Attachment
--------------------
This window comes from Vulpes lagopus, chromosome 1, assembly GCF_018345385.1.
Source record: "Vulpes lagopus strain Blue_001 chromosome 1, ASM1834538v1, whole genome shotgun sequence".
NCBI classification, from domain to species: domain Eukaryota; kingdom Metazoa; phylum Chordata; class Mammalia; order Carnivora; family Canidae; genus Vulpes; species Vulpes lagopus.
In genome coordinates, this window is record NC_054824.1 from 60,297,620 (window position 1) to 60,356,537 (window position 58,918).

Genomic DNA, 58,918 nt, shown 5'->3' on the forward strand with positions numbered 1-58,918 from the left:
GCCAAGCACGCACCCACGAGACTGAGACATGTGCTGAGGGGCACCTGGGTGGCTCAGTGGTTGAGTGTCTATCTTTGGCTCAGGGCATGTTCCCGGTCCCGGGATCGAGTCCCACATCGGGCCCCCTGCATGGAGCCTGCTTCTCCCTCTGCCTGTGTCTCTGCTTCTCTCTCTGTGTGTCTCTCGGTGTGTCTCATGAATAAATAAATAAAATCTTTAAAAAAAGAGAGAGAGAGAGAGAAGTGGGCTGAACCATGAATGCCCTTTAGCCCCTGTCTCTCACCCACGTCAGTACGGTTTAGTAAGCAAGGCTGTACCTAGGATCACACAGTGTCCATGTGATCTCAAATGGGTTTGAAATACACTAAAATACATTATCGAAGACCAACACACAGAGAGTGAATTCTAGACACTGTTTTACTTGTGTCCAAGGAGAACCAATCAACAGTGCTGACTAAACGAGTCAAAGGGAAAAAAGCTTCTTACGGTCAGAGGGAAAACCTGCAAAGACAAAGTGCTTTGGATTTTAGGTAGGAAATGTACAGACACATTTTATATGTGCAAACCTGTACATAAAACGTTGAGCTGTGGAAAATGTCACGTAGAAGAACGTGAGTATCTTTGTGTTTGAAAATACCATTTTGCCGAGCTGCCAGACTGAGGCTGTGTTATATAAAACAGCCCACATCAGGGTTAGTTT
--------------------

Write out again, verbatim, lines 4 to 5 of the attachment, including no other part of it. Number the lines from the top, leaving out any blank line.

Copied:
In genome coordinates, this window is record NC_054824.1 from 60,297,620 (window position 1) to 60,356,537 (window position 58,918).

Genomic DNA, 58,918 nt, shown 5'->3' on the forward strand with positions numbered 1-58,918 from the left: